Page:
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Boat capsizes off Myanmar; dozens feared dead

The passengers, who were fleeing an approaching storm, were Rohingya Muslims living in camps in low-lying areas because they were displaced by ethnic violence.

May 14, 2013|By Mark Magnier, Los Angeles Times
  • Fishermen on a riverbank on the outskirts of Sittwe, Myanmar. The slow-moving Cyclone Mahasen was going up the Bay of Bengal.
Fishermen on a riverbank on the outskirts of Sittwe, Myanmar. The slow-moving… (Soe Than Win / AFP/Getty…)

NEW DELHI — At least 58 people were missing and feared dead Tuesday after a boat capsized off Myanmar while residents tried to flee an approaching cyclone, United Nations officials said.

The boat was carrying about 100 Rohingya Muslims, many of whom lived in camps in low-lying areas to escape Buddhist-Muslim violence, officials said.

The boat apparently ran into rocks off Pauktaw township in the western state Rakhine and sank late Monday as people were evacuating, said Aye Win, spokesman for the U.N. Information Center in Myanmar, based on preliminary information.

The U.N. and Myanmar government have warned that Cyclone Mahasen, named after an ancient Sri Lankan king, could endanger large numbers of people in vulnerable areas as early as Thursday.

On Monday, state television reported that more than 5,000 people, including many Rohingya displaced by communal violence in June and October had been evacuated from makeshift camps to higher ground.

This is a fraction of the tens of thousands of Rohingya living in camps in western Myanmar since their wooden houses were destroyed in last year's violence between majority ethnic Rakhine Buddhists and the minority Rohingya Muslims. At least 190 people were killed.

The officially stateless Rohingya are not recognized as citizens by Myanmar or neighboring Bangladesh.

Aid agencies say many displaced Rohingya, including about 45,000 people living in low-lying areas of the state capital, Sittwe, could face difficulties from heavy rain and mudslides.

The slow-moving storm was heading northwest up the Bay of Bengal, with the eye expected to hit the Bangladesh port city of Chittagong late in the week. Authorities in Sri Lanka reported Tuesday that seven people were killed, two were missing and 3,000 were left homeless by Mahasen this week.

Tropical Storm Risk, a meteorological venture involving University College London's Benfield Hazard Research Center, has projected that Mahasen could turn into a Category 1 "severe cyclonic storm" with wind speed reaching 80 mph.

So far, however, the storm "is struggling to intensify," and could remain a strong tropical storm when it makes landfall, said Adam Lea, research scientist with Tropical Storm Risk.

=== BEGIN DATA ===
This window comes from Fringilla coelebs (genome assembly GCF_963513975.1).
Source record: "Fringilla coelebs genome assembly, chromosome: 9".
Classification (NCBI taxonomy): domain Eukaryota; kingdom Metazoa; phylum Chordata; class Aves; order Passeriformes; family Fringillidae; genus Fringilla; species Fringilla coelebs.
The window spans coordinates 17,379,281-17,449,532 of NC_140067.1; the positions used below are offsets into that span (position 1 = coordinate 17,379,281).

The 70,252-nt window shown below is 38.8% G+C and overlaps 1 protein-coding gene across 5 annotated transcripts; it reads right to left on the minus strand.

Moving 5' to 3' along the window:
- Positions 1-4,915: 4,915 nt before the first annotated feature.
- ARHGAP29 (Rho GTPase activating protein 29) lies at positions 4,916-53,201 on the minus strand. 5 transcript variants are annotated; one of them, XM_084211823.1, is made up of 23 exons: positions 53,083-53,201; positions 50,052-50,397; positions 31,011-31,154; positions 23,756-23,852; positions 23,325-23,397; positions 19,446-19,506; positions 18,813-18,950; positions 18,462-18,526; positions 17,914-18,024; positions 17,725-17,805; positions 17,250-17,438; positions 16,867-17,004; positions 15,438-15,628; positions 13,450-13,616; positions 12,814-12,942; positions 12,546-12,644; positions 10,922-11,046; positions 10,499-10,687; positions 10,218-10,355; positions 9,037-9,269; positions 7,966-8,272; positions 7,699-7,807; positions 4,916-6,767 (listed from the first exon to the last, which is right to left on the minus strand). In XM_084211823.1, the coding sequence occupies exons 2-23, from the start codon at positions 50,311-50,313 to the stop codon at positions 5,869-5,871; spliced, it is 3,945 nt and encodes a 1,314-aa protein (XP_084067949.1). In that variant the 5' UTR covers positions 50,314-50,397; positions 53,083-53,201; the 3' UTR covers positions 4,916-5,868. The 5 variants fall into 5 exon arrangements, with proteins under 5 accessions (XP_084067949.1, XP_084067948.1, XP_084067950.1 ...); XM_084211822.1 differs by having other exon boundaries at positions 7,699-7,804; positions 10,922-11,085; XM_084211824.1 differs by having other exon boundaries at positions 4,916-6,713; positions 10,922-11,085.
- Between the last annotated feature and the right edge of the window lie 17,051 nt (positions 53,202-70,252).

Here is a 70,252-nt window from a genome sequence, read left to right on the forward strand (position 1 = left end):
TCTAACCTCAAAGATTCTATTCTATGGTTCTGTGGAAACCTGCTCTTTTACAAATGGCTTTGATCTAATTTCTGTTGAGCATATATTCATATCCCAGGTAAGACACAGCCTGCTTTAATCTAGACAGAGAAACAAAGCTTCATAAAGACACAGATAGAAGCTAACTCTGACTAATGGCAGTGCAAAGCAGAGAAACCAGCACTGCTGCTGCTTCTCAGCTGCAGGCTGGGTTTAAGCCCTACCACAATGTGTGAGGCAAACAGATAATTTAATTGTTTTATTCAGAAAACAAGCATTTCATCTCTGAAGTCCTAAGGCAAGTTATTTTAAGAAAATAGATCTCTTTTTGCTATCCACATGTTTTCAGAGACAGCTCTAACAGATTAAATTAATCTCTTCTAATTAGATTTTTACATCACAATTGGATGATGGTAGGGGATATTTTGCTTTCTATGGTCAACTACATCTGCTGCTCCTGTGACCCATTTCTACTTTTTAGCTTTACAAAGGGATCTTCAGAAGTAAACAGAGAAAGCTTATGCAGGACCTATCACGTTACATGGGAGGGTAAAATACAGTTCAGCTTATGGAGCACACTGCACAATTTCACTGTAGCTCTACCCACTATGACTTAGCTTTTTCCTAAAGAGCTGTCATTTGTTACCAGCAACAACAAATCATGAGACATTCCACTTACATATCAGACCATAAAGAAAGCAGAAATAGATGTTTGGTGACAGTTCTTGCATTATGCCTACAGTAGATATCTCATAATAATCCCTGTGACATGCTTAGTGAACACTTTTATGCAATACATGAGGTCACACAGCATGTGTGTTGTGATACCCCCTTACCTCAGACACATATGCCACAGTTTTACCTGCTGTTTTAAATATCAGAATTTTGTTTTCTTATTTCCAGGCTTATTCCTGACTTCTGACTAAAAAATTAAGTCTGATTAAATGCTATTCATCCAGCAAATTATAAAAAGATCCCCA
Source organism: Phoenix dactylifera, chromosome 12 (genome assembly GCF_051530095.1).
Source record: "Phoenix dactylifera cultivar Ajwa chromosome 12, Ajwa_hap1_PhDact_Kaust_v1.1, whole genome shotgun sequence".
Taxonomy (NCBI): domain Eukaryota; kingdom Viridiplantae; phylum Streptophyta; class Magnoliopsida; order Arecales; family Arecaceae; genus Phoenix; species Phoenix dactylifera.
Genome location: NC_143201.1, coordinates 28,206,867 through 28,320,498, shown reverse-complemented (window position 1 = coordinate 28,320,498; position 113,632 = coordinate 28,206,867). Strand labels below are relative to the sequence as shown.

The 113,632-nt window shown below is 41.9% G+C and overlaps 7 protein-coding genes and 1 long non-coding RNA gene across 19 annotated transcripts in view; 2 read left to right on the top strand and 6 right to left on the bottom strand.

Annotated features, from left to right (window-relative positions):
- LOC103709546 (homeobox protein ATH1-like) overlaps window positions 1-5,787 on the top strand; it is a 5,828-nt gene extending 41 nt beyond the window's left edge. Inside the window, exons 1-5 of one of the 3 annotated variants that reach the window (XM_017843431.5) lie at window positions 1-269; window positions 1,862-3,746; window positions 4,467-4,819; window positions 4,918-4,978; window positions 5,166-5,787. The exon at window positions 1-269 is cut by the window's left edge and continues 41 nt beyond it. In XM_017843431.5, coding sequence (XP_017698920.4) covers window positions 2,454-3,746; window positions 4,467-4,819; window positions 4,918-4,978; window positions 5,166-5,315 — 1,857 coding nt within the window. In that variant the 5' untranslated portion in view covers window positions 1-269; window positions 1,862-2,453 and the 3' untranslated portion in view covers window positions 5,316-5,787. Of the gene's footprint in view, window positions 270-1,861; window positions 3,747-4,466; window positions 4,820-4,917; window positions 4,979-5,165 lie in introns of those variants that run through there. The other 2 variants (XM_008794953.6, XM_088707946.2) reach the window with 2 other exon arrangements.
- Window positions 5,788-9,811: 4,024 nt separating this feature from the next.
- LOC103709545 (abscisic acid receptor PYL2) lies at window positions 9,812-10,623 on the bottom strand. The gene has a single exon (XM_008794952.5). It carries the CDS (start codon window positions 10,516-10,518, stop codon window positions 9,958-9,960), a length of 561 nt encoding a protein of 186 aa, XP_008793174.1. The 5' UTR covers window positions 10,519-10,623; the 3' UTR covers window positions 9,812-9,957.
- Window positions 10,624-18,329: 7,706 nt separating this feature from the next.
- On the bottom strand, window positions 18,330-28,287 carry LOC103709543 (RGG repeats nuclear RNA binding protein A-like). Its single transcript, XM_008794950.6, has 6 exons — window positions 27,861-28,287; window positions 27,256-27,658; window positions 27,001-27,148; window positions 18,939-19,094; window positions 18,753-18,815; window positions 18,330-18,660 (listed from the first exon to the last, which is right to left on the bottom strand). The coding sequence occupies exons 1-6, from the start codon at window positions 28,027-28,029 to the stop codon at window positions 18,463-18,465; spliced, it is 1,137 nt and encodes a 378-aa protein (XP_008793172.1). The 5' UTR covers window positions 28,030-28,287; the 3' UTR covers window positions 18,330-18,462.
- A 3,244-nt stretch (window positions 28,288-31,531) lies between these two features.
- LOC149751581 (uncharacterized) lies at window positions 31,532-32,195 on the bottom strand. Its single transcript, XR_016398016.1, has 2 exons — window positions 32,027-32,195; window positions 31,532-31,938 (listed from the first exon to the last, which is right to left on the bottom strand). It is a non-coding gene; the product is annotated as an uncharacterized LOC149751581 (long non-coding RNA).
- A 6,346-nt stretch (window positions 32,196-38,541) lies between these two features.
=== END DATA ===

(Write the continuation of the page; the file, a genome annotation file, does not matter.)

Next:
"The bad news is, the area where it's expected to come ashore is highly populated and in an area prone to storm surges," he said. Surges tend to occur in areas such as the Gulf of Mexico with shallow sloping seabeds that allow the wind to pull ocean water onshore, leading to flooding, Lea said.

In 2008, Cyclone Nargis slammed into Myanmar's Irrawaddy River delta, south of the commercial capital of Yangon, killing as many as 140,000 people.

Human Rights Watch said in a statement that as many as 70,000 displaced Rohingya and Kaman Muslims living in flood-prone paddy fields and coastal areas could be hit by Mahasen's storm surges.

"If the government fails to evacuate those at risk, any disaster that results will not be natural, but man-made," said Brad Adams, the group's Asia director.

As Myanmar, also known as Burma, has opened to the West in recent months, global attention has focused on its many ethnic and religious divisions. Myanmar is predominantly Buddhist, although about 5% of its 60 million people are Muslim. Hard-line Buddhist monks have recently mounted a high-profile campaign against Muslims.

The Rohingya have faced discrimination for decades in Myanmar and are often considered to be living in the country illegally, even though some have been there for generations. A government-appointed commission last month proposed doubling the number of security personnel in volatile Rakhine state and introducing family planning to limit population growth among Muslims.

"While keeping the two communities apart is not a long-term solution, it must be enforced at least until the overt emotions subside," the report said, and the rising number of Muslims has "undermined peaceful coexistence."

mark.magnier@latimes.com

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